I was then told that his favorite question was, "What's the fastest animal in the world?"  The answer he wanted was "Jaguar".  I said, "But that's not even right!"  Their answer, "But that's the answer he wants."  I was further told that he would get me to draw my sword in the wardroom and that if I did, I would have to buy the wardroom champagne.  I told them I didn't have a sword, but they responded that he would get around that.

The following morning I met the Captain.  He demanded to know where I had been.  It seems he had reported aboard his first ship right out of the academy.  The Navy had told us all to take 60 days basket leave.  He then ordered me to get my sword.  Of course, I didn't have one.  He wanted to know why not and I told him we had 2 years to get one and I expected to buy mine in Japan when we cruised over there.  That didn't please him at all, he was buy American.  He had the DCA go get his sword.  I was the smallest officer aboard and the DCA the largest.  I put the sword on and it fell around my feet.  By the time I got it adjusted, the buckle was in the small of my back.

He then ordered me to draw the sword.  I said, "Sir, is that a direct order?"  He said, "Yes!"  I drew the sword and he said, "You owe us all champagne."  I said, "No, sir, you owe us all champagne because you gave me a direct order.  If you had ordered me to walk off the fantail I would have done it, although I would have doubted your ability."

Neither of us ever bought the champagne.

A few weeks later I thought the other officers had been kidding about the plebe questions.  Then it started.  I had spent 4 years gaining the title of "Mister".  He skipped that and addressed me like an enlisted man.  He had a very powerful voice also.


"Yes, sir"

"What's the fastest animal in the world?"

"A tse-tse fly sir, it goes 600 miles per hour."

He then said, "A fly is not an animal."

I said, "Well sir, it's not a plant."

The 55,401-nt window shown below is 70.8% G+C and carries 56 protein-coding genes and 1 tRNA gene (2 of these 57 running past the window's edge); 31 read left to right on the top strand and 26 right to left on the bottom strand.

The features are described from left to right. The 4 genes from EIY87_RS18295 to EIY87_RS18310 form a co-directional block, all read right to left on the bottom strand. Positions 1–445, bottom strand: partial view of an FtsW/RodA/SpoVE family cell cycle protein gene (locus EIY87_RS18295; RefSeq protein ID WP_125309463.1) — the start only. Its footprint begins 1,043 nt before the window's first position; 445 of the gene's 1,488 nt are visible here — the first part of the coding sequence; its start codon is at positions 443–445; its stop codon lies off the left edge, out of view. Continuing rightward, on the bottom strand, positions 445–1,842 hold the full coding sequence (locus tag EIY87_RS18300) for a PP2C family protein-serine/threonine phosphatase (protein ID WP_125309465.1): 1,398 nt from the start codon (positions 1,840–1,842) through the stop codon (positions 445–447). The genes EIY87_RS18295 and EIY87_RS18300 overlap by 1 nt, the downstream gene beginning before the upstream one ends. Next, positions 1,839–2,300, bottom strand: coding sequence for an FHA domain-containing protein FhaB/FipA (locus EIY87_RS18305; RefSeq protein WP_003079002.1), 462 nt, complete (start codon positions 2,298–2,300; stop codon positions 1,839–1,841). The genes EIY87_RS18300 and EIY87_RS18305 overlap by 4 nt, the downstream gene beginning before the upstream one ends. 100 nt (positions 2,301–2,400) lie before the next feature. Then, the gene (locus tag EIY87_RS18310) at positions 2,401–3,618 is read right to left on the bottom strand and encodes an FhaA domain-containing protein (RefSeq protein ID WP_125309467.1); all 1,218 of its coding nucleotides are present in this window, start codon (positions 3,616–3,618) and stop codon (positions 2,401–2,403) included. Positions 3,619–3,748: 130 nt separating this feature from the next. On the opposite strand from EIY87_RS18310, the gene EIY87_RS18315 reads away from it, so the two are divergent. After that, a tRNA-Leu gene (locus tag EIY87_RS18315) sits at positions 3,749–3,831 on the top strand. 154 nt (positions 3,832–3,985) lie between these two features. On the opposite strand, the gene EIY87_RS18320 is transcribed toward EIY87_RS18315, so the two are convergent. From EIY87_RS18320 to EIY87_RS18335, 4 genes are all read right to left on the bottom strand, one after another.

Seeing as he was not getting through to me, he turned to the one reserve officer who really could care less what his fitness reports said.  He was probably the only sane one in the room.  "GOLD!  What's the fastest animal in the world?"

Now he knew that Bob Gold, who we called Rag because of his initials, slowly turned and looked him in the eye and said, "Uh, a three toed tree sloth?"

All the officers but the captain thought that was funny, but the captain excused himself from the table frothing at the mouth and almost out of control.  He had to go to his cabin to recover.

8: "That's why we are the E ship, sir!"
By Al MacDiarmid

        Aboard the USS Stoddard (DD-566).  I was the First Lieutenant and Assistant Gunnery Officer.  The gun boss was sick and off in the hospital.  We were coming up for a graded shore bombardment exercise.  It was important to me that we do well, because the gun boss had been lying to the CO about me, blaming me for stuff that he had screwed up.
        I went to a briefing at the Amphib Base in Coronado.  They had 3 targets on the island of San Clemente at which we could shoot our main battery, 5"/38 single mounts.  The exercise would have an officer in a reinforced concrete observation post ashore.
        Our designated target was a half track on the side of the hill.  There was another low down on the beach at about the same bearing.  A third target was 3 white rocks painted on the cliff.  During the exercise we were expected to go to "counter battery", where a target was supposed to be shooting at us.  We were to leave our target and kill the counter battery, then come back and finish off the designated target.
        My director crew never got much practice at tracking anything, so I took the spotting binoculars off the slew sight and told the pointer and trainer to track the 3 white rocks continuously.
        The exercise started badly.  We got one free round to make sure the guns worked.  We were supposed to shoot at a target and use that to spot the fall of shot, thus getting a free round.  Unfortunately when the round went off, it missed the island of San Clemente entirely, going over the top.
        The Captain was yelling at me to spot the fall of shot.  Hard to do when the shell landed on the other side and into the sea.  I nudged my pointer, who had contact with plot and asked if the Synch-E knob was in the right position.  This knob is up for air to air and takes its inputs off the radar, centered for surface combat taking the inputs off the director and down for shore bombardment, taking its inputs from CIC.  The answer came back, "Yes sir", as the gun barrel dropped dramatically when they shoved the knob down.
        I had just gotten on the primary target when I heard "Counter battery, 3 white rocks" coming over the sound powered phones.  I could hear this because the CIC officer, having to deal with too many things at once had his sound powered phones taped down so he didn't have to let go of a radio handset to push the button.